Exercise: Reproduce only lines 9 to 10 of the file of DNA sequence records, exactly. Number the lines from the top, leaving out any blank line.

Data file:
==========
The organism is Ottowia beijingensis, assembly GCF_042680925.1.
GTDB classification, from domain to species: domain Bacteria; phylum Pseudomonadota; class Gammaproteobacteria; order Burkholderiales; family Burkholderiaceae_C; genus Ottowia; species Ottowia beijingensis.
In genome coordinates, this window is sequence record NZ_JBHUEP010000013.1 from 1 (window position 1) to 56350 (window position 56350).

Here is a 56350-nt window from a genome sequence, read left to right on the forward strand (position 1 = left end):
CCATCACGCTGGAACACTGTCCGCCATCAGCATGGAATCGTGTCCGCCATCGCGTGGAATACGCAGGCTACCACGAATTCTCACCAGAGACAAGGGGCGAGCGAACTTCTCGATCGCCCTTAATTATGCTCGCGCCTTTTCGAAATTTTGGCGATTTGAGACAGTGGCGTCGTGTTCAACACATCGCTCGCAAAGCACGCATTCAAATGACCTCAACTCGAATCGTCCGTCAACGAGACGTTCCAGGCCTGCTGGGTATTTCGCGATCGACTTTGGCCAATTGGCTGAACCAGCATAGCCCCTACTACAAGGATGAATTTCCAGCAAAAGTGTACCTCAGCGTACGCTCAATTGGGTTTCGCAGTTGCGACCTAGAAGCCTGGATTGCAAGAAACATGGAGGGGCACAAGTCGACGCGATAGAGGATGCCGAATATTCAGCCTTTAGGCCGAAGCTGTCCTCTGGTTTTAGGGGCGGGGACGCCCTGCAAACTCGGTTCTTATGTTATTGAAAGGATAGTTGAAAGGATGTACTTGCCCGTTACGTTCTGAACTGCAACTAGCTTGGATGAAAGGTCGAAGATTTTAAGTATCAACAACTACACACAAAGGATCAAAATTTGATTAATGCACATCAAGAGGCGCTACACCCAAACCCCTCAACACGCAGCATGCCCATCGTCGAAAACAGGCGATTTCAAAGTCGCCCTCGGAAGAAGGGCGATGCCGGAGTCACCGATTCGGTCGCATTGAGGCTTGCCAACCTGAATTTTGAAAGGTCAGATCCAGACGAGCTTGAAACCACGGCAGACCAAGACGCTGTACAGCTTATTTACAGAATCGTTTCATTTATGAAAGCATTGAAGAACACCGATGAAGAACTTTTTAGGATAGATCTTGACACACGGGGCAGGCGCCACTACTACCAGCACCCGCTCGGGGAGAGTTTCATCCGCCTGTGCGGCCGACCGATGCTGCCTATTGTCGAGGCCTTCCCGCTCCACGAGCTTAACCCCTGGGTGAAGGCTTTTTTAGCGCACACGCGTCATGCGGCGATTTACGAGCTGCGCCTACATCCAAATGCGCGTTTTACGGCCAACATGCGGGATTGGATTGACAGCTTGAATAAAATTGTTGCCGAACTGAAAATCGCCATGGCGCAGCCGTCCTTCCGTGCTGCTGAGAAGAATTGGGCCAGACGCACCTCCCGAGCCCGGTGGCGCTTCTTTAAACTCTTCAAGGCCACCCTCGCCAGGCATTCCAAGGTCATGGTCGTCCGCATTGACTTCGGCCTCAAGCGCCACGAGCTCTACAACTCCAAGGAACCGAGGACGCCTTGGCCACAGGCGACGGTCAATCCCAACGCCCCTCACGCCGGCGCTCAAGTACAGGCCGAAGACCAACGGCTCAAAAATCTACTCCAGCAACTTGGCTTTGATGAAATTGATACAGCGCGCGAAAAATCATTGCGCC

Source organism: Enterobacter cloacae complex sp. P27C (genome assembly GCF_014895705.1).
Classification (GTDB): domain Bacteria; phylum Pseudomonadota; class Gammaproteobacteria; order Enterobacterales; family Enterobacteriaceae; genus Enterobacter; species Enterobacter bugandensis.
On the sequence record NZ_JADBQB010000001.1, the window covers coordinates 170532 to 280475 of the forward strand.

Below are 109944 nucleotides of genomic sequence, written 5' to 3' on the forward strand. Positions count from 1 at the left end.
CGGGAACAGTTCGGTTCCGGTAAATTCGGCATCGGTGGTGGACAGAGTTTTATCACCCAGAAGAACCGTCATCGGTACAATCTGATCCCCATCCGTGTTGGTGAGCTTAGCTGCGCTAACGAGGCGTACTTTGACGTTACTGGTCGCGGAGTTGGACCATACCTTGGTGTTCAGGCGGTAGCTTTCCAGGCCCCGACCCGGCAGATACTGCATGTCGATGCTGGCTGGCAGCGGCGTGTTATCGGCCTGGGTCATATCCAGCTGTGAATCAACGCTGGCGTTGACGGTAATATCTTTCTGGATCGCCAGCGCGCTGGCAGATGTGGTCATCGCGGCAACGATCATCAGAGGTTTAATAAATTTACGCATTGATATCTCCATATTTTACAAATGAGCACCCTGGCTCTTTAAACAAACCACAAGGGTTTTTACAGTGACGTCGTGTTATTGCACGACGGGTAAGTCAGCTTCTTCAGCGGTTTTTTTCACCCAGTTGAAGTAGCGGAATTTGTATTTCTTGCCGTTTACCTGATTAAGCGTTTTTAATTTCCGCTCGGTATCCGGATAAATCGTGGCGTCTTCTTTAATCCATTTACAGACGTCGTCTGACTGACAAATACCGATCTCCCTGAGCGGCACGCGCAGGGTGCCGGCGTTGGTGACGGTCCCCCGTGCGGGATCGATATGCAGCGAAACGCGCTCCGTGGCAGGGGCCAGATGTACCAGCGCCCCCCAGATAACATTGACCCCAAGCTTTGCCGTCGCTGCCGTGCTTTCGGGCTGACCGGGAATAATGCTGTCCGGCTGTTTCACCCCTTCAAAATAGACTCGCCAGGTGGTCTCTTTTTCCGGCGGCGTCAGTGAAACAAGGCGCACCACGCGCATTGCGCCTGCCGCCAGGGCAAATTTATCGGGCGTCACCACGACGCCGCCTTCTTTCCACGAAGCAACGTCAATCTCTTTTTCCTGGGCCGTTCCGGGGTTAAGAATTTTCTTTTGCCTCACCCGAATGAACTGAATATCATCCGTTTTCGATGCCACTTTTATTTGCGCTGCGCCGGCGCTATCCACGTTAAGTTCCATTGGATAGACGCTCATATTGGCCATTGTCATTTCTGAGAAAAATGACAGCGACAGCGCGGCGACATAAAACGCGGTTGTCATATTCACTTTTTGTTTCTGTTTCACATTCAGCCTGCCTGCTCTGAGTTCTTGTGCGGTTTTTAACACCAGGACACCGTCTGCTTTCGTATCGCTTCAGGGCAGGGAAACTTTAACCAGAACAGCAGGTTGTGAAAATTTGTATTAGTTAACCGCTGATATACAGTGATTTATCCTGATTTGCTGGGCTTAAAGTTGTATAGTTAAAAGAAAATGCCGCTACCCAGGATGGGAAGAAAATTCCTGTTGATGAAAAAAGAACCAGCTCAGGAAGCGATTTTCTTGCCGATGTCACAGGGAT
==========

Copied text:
Below are 109944 nucleotides of genomic sequence, written 5' to 3' on the forward strand. Positions count from 1 at the left end.
CGGGAACAGTTCGGTTCCGGTAAATTCGGCATCGGTGGTGGACAGAGTTTTATCACCCAGAAGAACCGTCATCGGTACAATCTGATCCCCATCCGTGTTGGTGAGCTTAGCTGCGCTAACGAGGCGTACTTTGACGTTACTGGTCGCGGAGTTGGACCATACCTTGGTGTTCAGGCGGTAGCTTTCCAGGCCCCGACCCGGCAGATACTGCATGTCGATGCTGGCTGGCAGCGGCGTGTTATCGGCCTGGGTCATATCCAGCTGTGAATCAACGCTGGCGTTGACGGTAATATCTTTCTGGATCGCCAGCGCGCTGGCAGATGTGGTCATCGCGGCAACGATCATCAGAGGTTTAATAAATTTACGCATTGATATCTCCATATTTTACAAATGAGCACCCTGGCTCTTTAAACAAACCACAAGGGTTTTTACAGTGACGTCGTGTTATTGCACGACGGGTAAGTCAGCTTCTTCAGCGGTTTTTTTCACCCAGTTGAAGTAGCGGAATTTGTATTTCTTGCCGTTTACCTGATTAAGCGTTTTTAATTTCCGCTCGGTATCCGGATAAATCGTGGCGTCTTCTTTAATCCATTTACAGACGTCGTCTGACTGACAAATACCGATCTCCCTGAGCGGCACGCGCAGGGTGCCGGCGTTGGTGACGGTCCCCCGTGCGGGATCGATATGCAGCGAAACGCGCTCCGTGGCAGGGGCCAGATGTACCAGCGCCCCCCAGATAACATTGACCCCAAGCTTTGCCGTCGCTGCCGTGCTTTCGGGCTGACCGGGAATAATGCTGTCCGGCTGTTTCACCCCTTCAAAATAGACTCGCCAGGTGGTCTCTTTTTCCGGCGGCGTCAGTGAAACAAGGCGCACCACGCGCATTGCGCCTGCCGCCAGGGCAAATTTATCGGGCGTCACCACGACGCCGCCTTCTTTCCACGAAGCAACGTCAATCTCTTTTTCCTGGGCCGTTCCGGGGTTAAGAATTTTCTTTTGCCTCACCCGAATGAACTGAATATCATCCGTTTTCGATGCCACTTTTATTTGCGCTGCGCCGGCGCTATCCACGTTAAGTTCCATTGGATAGACGCTCATATTGGCCATTGTCATTTCTGAGAAAAATGACAGCGACAGCGCGGCGACATAAAACGCGGTTGTCATATTCACTTTTTGTTTCTGTTTCACATTCAGCCTGCCTGCTCTGAGTTCTTGTGCGGTTTTTAACACCAGGACACCGTCTGCTTTCGTATCGCTTCAGGGCAGGGAAACTTTAACCAGAACAGCAGGTTGTGAAAATTTGTATTAGTTAACCGCTGATATACAGTGATTTATCCTGATTTGCTGGGCTTAAAGTTGTATAGTTAAAAGAAAATGCCGCTACCCAGGATGGGAAGAAAATTCCTGTTGATGAAAAAAGAACCAGCTCAGGAAGCGATTTTCTTGCCGATGTCACAGGGAT